The Graduate Reading Program (policy found here) of primary sources is required of all Ph.D. degree candidates. The program is divided into three parts with reading lists corresponding to a threefold chronological division of the history of philosophy. List I ranges over texts from the pre-Socratics to Averroes, List II over texts from Aquinas to Kant, and List III over texts from Hegel to Wittgenstein.
The purpose of these examinations is to evaluate a student's capacity to understand classical texts in philosophy. The examinations are open-book: the student brings approved editions of the relevant texts to the examination (the lists of approved editions in the old exam format are available here and the list of approved editions for the new exam format are available here). In answering a question, students should not simply copy passages from the text; short citations are appropriate but the answers should be formulated in one's own words.
To be admitted as a candidate for the Ph.D. degree, a student must pass an examination on one of the reading lists (I,II, or III). To qualify for the Ph.D. degree, a student must pass an examination on a second list, thus passing examinations on any two of the three reading lists. Both examinations must be passed by the end of the semester in which the dissertation proposal is approved.
Graduate Reading Examinations for each of the three Lists are held every semester on the date scheduled in the Academic Calendar for comprehensive examinations for graduate students, and are administered only at The Catholic University of America, Washington, D.C. All three parts of the reading program will be available on each of these two examination periods, but no student may attempt more than one part in a given two-day examination period. No student may attempt any part of the three-part examination more than two times.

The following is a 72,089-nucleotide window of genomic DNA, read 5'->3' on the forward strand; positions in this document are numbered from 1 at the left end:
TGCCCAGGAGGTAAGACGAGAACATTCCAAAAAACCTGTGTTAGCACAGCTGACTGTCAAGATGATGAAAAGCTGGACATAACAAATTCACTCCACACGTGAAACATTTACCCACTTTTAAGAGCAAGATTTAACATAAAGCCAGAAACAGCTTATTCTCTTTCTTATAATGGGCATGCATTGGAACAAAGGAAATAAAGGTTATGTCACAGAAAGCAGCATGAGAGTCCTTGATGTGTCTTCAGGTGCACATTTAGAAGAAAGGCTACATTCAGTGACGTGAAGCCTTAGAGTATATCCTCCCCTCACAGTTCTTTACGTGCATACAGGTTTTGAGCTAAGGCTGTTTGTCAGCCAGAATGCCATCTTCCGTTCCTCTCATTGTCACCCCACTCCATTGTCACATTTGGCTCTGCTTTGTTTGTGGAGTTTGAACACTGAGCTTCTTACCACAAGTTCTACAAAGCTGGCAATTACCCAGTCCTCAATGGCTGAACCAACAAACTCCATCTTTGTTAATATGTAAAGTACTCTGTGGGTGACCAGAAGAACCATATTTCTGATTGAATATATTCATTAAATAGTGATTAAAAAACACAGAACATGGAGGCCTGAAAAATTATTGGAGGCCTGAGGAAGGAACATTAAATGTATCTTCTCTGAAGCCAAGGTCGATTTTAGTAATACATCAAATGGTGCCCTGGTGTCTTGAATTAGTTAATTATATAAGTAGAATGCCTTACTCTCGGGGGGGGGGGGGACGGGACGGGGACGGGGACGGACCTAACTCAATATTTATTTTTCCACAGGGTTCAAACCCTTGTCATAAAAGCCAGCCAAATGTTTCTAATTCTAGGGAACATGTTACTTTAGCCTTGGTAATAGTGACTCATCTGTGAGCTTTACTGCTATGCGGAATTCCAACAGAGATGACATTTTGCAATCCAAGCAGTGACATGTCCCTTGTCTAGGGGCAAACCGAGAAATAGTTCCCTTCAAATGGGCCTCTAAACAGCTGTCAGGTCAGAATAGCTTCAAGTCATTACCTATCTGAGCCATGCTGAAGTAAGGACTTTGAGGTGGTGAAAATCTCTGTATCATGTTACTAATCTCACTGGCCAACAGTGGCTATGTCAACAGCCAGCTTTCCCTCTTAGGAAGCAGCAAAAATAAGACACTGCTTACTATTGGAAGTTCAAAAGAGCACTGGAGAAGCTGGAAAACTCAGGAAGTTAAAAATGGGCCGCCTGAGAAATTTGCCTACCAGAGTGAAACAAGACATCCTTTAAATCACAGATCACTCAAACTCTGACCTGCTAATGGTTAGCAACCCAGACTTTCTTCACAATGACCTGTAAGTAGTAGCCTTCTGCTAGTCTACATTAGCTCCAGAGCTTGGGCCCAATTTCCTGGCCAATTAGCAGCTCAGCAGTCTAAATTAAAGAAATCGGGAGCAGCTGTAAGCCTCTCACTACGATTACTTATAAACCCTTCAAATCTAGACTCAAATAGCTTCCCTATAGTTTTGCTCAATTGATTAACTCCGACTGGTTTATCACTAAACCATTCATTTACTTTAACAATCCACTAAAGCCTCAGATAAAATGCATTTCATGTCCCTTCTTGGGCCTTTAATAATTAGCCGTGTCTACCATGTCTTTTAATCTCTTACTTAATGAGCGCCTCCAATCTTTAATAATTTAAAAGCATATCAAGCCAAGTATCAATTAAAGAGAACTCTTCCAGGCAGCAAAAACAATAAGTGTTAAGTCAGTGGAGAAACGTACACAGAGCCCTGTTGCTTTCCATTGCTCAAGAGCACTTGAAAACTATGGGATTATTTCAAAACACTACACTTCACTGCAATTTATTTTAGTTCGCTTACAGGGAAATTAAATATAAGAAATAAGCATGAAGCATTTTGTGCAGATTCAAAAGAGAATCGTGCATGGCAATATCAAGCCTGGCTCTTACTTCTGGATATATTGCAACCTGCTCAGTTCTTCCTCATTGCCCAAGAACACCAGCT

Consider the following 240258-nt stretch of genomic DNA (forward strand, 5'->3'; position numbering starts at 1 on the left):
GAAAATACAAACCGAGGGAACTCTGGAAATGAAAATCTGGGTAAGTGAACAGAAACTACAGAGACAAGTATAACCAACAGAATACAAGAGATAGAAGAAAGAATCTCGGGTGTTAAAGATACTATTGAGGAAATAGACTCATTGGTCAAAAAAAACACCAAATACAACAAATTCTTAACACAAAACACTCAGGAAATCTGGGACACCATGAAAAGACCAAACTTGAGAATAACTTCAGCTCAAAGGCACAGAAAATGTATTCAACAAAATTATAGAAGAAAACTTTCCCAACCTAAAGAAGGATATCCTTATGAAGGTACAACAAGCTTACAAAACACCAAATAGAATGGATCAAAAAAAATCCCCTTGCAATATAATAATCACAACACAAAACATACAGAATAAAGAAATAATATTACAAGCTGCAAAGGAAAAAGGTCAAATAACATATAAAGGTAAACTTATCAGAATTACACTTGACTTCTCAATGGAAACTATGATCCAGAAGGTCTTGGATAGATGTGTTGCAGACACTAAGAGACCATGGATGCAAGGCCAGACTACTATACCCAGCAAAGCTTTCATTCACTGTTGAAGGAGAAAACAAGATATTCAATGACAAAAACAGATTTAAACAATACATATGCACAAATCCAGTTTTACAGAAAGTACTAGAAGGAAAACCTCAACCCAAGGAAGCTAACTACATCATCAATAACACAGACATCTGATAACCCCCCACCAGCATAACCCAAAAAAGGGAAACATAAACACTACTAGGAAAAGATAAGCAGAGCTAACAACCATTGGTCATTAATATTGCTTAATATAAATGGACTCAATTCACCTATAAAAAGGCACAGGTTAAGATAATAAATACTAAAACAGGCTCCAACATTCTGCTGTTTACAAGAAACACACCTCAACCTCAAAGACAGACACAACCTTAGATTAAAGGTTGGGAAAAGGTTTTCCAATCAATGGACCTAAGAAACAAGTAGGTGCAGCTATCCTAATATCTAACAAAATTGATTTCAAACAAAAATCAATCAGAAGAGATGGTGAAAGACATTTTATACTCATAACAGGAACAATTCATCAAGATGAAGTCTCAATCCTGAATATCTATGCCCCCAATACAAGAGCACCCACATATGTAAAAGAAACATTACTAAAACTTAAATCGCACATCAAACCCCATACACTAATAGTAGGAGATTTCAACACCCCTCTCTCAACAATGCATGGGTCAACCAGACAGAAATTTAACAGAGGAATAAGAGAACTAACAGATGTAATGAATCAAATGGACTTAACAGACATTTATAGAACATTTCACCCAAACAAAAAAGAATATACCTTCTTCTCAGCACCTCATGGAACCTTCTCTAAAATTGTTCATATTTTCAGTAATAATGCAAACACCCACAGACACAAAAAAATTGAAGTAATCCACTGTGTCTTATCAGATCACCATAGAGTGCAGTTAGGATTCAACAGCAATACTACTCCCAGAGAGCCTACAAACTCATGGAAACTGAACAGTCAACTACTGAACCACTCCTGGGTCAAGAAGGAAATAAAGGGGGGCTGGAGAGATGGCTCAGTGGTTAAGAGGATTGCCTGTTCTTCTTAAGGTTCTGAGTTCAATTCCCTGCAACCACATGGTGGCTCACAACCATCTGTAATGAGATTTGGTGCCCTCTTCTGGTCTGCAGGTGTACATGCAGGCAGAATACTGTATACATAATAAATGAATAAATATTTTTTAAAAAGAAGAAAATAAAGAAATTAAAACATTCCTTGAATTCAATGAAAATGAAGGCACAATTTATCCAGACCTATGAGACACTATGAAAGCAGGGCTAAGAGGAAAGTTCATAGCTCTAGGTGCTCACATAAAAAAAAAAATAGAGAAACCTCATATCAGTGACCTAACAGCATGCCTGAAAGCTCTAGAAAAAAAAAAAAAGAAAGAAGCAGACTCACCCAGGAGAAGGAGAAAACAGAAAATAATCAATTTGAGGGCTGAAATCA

Each examination is divided into two parts with six questions on each part. The two parts of an examination are administered on successive days. On each of the successive days students taking the examination are given four hours in order to answer four of the six questions. The completed examination thus includes a total of eight and only eight answers, four for each part. If a student completes the exam with fewer than four questions answered on either day, the exam as a whole will be considered insufficient and will not be graded. The student will receive an automatic grade of F for the entire exam attempt.
Essay topics will be contributed, and the examination graded, by the reading program committee, consisting of seven members appointed from the faculty by the dean: six as members and one as the Chair. Each of the eight essays will be corrected by two committee members, who will grade them on a scale of A, B, C, (including + and -) and F. The final mark for each essay will be the average of the marks of the two correctors. If the marks assigned the same answer by the two faculty members differ by four or more grade steps (e.g., a B- and an A) or if one corrector passes the answer and the other fails it, the Chair is responsible for marking the question, and the final mark will be the average of all three grades. The average of the final eight marks constitutes the grade for that part of the Graduate Reading Program Examination. An average below B- is a failing grade, requiring that the student retake the examination and indicating some question about the student's ability and qualifications to continue in graduate work. The student may retake the examination only once. A grade of B- indicates work that is acceptable, but in comparison with the work of peers clearly in need of improvement. Examination grades will be recorded on student transcripts as either "pass" or "fail". A passing grade on the first attempt at an exam will be recorded as such. A failing grade will only be recorded after a failed second attempt at the same exam. Students with an A or A+ average will be publicly recognized for the superior quality of their examination with the grade recorded on their transcript as "pass with distinction".